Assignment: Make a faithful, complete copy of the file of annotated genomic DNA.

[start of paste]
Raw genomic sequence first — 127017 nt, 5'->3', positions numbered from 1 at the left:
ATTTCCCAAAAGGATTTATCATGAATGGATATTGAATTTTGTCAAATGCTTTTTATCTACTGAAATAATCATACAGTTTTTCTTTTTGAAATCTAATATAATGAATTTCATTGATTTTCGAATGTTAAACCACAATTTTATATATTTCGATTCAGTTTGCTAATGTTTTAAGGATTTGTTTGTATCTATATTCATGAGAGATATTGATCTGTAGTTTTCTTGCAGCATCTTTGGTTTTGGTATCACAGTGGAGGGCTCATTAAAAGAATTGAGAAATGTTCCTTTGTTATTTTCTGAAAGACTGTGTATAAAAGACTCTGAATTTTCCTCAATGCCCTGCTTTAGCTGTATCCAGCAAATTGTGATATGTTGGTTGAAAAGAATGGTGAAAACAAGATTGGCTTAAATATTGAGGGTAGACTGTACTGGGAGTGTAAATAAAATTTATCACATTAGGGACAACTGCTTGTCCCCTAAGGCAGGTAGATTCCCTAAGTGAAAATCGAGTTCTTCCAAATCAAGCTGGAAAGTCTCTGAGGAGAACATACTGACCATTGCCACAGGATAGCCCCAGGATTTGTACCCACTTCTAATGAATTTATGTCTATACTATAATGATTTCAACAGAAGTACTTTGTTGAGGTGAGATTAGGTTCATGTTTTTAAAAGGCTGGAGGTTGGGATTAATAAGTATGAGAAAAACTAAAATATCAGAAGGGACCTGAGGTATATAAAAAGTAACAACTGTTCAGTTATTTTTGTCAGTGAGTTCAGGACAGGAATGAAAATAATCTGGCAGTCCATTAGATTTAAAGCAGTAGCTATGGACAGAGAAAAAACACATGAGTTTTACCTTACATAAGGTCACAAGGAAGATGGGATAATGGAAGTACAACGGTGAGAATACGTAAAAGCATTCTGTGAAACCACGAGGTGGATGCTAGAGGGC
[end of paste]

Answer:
Raw genomic sequence first — 127017 nt, 5'->3', positions numbered from 1 at the left:
ATTTCCCAAAAGGATTTATCATGAATGGATATTGAATTTTGTCAAATGCTTTTTATCTACTGAAATAATCATACAGTTTTTCTTTTTGAAATCTAATATAATGAATTTCATTGATTTTCGAATGTTAAACCACAATTTTATATATTTCGATTCAGTTTGCTAATGTTTTAAGGATTTGTTTGTATCTATATTCATGAGAGATATTGATCTGTAGTTTTCTTGCAGCATCTTTGGTTTTGGTATCACAGTGGAGGGCTCATTAAAAGAATTGAGAAATGTTCCTTTGTTATTTTCTGAAAGACTGTGTATAAAAGACTCTGAATTTTCCTCAATGCCCTGCTTTAGCTGTATCCAGCAAATTGTGATATGTTGGTTGAAAAGAATGGTGAAAACAAGATTGGCTTAAATATTGAGGGTAGACTGTACTGGGAGTGTAAATAAAATTTATCACATTAGGGACAACTGCTTGTCCCCTAAGGCAGGTAGATTCCCTAAGTGAAAATCGAGTTCTTCCAAATCAAGCTGGAAAGTCTCTGAGGAGAACATACTGACCATTGCCACAGGATAGCCCCAGGATTTGTACCCACTTCTAATGAATTTATGTCTATACTATAATGATTTCAACAGAAGTACTTTGTTGAGGTGAGATTAGGTTCATGTTTTTAAAAGGCTGGAGGTTGGGATTAATAAGTATGAGAAAAACTAAAATATCAGAAGGGACCTGAGGTATATAAAAAGTAACAACTGTTCAGTTATTTTTGTCAGTGAGTTCAGGACAGGAATGAAAATAATCTGGCAGTCCATTAGATTTAAAGCAGTAGCTATGGACAGAGAAAAAACACATGAGTTTTACCTTACATAAGGTCACAAGGAAGATGGGATAATGGAAGTACAACGGTGAGAATACGTAAAAGCATTCTGTGAAACCACGAGGTGGATGCTAGAGGGC